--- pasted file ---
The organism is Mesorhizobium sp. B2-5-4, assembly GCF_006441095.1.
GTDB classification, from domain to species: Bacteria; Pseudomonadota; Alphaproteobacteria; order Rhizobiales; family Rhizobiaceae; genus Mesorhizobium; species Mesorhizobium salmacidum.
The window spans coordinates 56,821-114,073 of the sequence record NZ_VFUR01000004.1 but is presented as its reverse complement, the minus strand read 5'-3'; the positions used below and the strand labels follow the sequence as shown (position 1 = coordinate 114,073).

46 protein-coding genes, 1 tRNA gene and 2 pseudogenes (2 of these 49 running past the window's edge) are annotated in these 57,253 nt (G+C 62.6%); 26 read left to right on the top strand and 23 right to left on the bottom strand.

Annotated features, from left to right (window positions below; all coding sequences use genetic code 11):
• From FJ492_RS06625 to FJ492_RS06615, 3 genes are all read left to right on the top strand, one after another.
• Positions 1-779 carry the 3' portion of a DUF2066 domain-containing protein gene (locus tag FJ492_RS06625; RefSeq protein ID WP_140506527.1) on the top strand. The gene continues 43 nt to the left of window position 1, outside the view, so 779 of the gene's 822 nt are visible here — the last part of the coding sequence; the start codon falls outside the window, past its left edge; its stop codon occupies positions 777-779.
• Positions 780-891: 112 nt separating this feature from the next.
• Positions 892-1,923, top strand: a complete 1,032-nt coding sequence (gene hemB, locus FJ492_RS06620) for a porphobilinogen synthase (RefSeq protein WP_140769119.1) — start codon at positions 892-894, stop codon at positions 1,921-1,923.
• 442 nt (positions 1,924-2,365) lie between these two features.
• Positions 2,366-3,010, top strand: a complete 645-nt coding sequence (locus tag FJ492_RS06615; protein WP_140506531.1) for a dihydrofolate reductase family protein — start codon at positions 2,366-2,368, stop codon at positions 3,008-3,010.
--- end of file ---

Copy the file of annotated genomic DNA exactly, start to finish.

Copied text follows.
The organism is Mesorhizobium sp. B2-5-4, assembly GCF_006441095.1.
GTDB classification, from domain to species: Bacteria; Pseudomonadota; Alphaproteobacteria; order Rhizobiales; family Rhizobiaceae; genus Mesorhizobium; species Mesorhizobium salmacidum.
The window spans coordinates 56,821-114,073 of the sequence record NZ_VFUR01000004.1 but is presented as its reverse complement, the minus strand read 5'-3'; the positions used below and the strand labels follow the sequence as shown (position 1 = coordinate 114,073).

46 protein-coding genes, 1 tRNA gene and 2 pseudogenes (2 of these 49 running past the window's edge) are annotated in these 57,253 nt (G+C 62.6%); 26 read left to right on the top strand and 23 right to left on the bottom strand.

Annotated features, from left to right (window positions below; all coding sequences use genetic code 11):
• From FJ492_RS06625 to FJ492_RS06615, 3 genes are all read left to right on the top strand, one after another.
• Positions 1-779 carry the 3' portion of a DUF2066 domain-containing protein gene (locus tag FJ492_RS06625; RefSeq protein ID WP_140506527.1) on the top strand. The gene continues 43 nt to the left of window position 1, outside the view, so 779 of the gene's 822 nt are visible here — the last part of the coding sequence; the start codon falls outside the window, past its left edge; its stop codon occupies positions 777-779.
• Positions 780-891: 112 nt separating this feature from the next.
• Positions 892-1,923, top strand: a complete 1,032-nt coding sequence (gene hemB, locus FJ492_RS06620) for a porphobilinogen synthase (RefSeq protein WP_140769119.1) — start codon at positions 892-894, stop codon at positions 1,921-1,923.
• 442 nt (positions 1,924-2,365) lie between these two features.
• Positions 2,366-3,010, top strand: a complete 645-nt coding sequence (locus tag FJ492_RS06615; protein WP_140506531.1) for a dihydrofolate reductase family protein — start codon at positions 2,366-2,368, stop codon at positions 3,008-3,010.